The Gradual Appeal of Crocodile Batali

Shorts and orange Crocs will never grace the pages of GQ.  Enough said.

I never cared for Mario Batali much on Iron Chef, but mainly because Bobby Flay outshone him.  Mario was too pastey white.  I feared a drop of sweat might fall into a pasta dish, or a piece of two-foot strawberry blonde hair.  He’s husky and does not look at all like what Americans think Italians are supposed to look like, which is Guidos or disco dancers from Saturday Night Fever.  Most folks would quickly label him Irish, though it’s probably the French Canadian that we’re seeing.  Only Bobby is Irish.

So when The Chew started airing on ABC, I was more excited about seeing my boy Clinton than Batali, freak-flag-flyin’ Carla, holier-than-thou, kale-chip-eatin’ Daphne, or Michael of the obnoxious laugh.  Seriously, nothing is THAT funny.  But they grew on me, and seemed to have a certain chemistry.  Nonetheless, Mario’s style remained horrendous and frozen in time, and even Clinton hasn’t yet been able to remedy that.  Check them out at Halloween, with Batali looking oddly svelte.

Then last May, he and his family ate a week of meals on a food stamp budget of $124, and he purposely did not taste the dishes on the show to keep it real.  People were swayed to him, where before they had found him a bit uppity.  Eating rice and beans each day for lunch can do that.

That same month, he made a recipe for Cannoli Di Ricotta with Jennifer Grey.  To be clear, it was Jennifer who started writhing as she sensually began what appeared to be punishing the dough.  When Mario, replete with ardor, in his black vest and ginger ponytail, came up behind her and started rolling the dough, Jennifer said, “This is reminding me of Fifty Shades of Grey.”  It reminded me more of the Swayze-Moore pottery scene in Ghost.  A minute later, she turned around, and he eagerly joined her as they prepared to stuff her cannoli.  I wondered, “Why is she doing this?  Does he have something I don’t know about?”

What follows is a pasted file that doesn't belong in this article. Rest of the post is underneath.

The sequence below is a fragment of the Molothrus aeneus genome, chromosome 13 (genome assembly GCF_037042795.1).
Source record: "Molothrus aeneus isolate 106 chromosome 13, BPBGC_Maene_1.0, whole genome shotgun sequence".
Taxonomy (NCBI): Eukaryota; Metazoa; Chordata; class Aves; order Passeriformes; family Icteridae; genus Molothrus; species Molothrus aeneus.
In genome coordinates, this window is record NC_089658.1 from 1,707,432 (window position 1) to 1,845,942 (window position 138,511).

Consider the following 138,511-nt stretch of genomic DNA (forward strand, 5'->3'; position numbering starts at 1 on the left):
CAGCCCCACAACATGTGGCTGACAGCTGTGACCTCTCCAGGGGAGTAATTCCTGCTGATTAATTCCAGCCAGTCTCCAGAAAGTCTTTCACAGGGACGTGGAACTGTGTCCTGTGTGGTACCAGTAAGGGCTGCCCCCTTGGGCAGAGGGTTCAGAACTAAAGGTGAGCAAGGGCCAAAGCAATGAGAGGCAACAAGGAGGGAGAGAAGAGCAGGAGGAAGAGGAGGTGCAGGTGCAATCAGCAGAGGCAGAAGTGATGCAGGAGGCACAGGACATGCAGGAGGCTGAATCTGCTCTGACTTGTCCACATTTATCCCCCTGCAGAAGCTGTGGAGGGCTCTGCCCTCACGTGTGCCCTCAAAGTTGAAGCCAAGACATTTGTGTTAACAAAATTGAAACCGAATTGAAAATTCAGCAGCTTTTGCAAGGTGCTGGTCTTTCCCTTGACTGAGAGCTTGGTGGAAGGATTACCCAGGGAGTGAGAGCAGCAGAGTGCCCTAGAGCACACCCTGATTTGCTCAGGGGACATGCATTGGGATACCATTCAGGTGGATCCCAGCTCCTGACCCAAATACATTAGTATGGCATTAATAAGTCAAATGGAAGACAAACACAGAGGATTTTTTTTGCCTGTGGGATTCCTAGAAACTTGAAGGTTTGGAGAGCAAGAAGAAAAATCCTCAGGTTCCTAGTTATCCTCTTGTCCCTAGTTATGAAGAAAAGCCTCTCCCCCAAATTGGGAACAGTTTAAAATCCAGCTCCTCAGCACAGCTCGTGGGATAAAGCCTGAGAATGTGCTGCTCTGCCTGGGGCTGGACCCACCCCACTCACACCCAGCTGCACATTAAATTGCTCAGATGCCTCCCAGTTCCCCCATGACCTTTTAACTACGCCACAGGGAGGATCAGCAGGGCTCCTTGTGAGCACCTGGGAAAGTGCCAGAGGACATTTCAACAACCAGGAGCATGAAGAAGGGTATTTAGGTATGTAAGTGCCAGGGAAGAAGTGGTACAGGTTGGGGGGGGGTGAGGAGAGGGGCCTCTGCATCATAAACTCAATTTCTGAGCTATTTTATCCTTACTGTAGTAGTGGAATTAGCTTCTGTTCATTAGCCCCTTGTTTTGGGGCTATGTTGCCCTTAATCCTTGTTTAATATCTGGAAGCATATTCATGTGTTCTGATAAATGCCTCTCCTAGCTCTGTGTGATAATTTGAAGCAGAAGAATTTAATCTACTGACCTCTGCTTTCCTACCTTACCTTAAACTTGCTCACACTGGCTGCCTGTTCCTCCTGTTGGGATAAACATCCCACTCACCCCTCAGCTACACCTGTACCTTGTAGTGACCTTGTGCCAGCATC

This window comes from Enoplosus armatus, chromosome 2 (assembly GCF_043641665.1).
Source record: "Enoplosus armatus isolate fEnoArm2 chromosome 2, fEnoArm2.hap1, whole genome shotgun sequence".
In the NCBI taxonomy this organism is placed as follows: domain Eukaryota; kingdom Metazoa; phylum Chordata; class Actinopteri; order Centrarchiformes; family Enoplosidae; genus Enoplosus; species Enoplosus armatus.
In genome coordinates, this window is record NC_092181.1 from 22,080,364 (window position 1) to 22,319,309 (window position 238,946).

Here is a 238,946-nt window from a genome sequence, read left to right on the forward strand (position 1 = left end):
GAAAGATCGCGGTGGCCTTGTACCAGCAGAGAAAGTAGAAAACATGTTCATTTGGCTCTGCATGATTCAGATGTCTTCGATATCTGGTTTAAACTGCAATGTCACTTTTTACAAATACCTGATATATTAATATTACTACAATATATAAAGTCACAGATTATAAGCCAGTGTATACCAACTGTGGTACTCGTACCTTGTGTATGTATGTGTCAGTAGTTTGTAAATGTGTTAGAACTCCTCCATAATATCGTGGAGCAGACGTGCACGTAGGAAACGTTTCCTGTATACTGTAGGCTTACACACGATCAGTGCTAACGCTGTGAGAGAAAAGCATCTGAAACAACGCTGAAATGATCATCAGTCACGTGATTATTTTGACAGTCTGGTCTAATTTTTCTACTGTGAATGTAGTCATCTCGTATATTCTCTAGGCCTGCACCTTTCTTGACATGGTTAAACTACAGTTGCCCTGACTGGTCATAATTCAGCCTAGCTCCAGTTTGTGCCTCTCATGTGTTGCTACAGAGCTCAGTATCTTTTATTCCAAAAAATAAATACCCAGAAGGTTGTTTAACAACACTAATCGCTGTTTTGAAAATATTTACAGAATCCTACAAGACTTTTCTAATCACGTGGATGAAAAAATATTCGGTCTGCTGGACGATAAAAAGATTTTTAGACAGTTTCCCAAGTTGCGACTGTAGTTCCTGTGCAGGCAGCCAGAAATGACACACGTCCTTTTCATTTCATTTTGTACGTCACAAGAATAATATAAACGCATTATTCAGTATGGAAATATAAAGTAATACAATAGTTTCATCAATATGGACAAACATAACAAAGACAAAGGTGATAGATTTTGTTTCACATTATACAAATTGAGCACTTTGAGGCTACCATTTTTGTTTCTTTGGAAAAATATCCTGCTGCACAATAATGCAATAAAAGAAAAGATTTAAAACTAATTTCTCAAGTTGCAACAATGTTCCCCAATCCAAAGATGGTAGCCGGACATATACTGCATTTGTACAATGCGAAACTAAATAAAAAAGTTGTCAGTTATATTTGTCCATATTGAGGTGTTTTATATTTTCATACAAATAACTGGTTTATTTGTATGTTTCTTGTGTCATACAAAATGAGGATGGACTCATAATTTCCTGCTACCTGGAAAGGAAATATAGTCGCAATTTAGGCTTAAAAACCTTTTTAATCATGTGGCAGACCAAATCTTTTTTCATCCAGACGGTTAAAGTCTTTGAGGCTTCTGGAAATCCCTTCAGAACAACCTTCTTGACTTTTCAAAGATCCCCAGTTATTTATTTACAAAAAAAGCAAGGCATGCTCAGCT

Sometimes he will do gentlemanly things like pull a chair out for a woman, or describe a regional cuisine in terms that can make you melt.  And just listen to how he says “ricotta,” like he and ricotta have been friends since birth, like they share an intimacy you will never know.

And what about Molto Mario quotes?  He said, “I can teach a chimp how to make linguini and clams.  I can’t teach a chimp to dream about it and think about how great it is.”  Sigh.  Then you see how passionate he is.  When asked what his last meal would be, he answered, “My last meal?  The food would be much less significant than the company.”  And then you want to beat your head with a frying pan for ever being so shallow.

But apparently it didn’t take The Chew to win the hearts of other ladies.  Elizabeth Bastos wrote a shameless love letter to him way back in 2009.  If you want to hear more questions like “Do you want simply to crack your farm-fresh pullet egg into my mound of fresh semolina on the table and make homemade pasta?”, then you should check out her letter at:

One woman responding to the post said she’d like to “sop him up with an Italian loaf dripping with EVOO.”  Wow.

Well, I won’t go that far–not even close–but I will admit I can see why someone did agree to marry him and bear him sons in great pain.  He’s got the skills, the knowledge, the experience, and the passion.

Salute e prosperita, Mario!


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